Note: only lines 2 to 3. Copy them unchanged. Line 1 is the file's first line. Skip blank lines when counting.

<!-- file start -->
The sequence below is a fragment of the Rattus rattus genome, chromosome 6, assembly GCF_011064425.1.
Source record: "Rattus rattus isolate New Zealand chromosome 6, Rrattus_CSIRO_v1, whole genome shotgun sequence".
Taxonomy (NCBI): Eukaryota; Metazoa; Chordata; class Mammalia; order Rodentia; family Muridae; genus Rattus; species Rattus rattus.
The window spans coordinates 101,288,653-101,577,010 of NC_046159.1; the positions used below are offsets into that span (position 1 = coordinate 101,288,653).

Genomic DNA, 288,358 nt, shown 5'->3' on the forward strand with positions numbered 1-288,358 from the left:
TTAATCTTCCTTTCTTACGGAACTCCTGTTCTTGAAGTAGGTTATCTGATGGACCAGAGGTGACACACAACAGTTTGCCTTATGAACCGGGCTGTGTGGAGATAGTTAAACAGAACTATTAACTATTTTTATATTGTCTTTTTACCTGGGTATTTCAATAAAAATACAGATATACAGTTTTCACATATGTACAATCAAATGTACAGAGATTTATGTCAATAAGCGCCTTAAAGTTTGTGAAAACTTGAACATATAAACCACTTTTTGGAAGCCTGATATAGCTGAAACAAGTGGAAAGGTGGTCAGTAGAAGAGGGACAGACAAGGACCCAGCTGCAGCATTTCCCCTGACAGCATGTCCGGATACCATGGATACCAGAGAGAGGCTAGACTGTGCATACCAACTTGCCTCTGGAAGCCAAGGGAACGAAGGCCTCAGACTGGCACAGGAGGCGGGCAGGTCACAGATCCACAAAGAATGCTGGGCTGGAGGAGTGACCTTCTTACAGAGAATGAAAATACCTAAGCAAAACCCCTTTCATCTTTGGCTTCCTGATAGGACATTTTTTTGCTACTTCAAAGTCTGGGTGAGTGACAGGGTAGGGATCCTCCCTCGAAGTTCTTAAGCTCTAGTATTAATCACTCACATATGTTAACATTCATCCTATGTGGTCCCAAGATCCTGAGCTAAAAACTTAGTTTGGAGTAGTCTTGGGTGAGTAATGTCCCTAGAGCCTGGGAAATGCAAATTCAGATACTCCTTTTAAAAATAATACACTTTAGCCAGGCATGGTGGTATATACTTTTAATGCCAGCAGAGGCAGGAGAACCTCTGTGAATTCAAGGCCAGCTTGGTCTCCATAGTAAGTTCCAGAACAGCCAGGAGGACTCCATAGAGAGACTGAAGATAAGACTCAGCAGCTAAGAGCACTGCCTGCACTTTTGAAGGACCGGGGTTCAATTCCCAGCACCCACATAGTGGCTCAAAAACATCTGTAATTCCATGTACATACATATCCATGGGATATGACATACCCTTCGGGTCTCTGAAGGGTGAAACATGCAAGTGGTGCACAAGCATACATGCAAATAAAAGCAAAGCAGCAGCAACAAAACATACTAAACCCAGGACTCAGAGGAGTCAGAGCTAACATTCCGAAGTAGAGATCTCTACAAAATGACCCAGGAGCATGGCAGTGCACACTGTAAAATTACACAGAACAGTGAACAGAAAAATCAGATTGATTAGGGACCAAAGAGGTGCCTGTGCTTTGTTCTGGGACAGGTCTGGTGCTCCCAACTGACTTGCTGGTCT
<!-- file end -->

Source record: "Rattus rattus isolate New Zealand chromosome 6, Rrattus_CSIRO_v1, whole genome shotgun sequence".
Taxonomy (NCBI): Eukaryota; Metazoa; Chordata; class Mammalia; order Rodentia; family Muridae; genus Rattus; species Rattus rattus.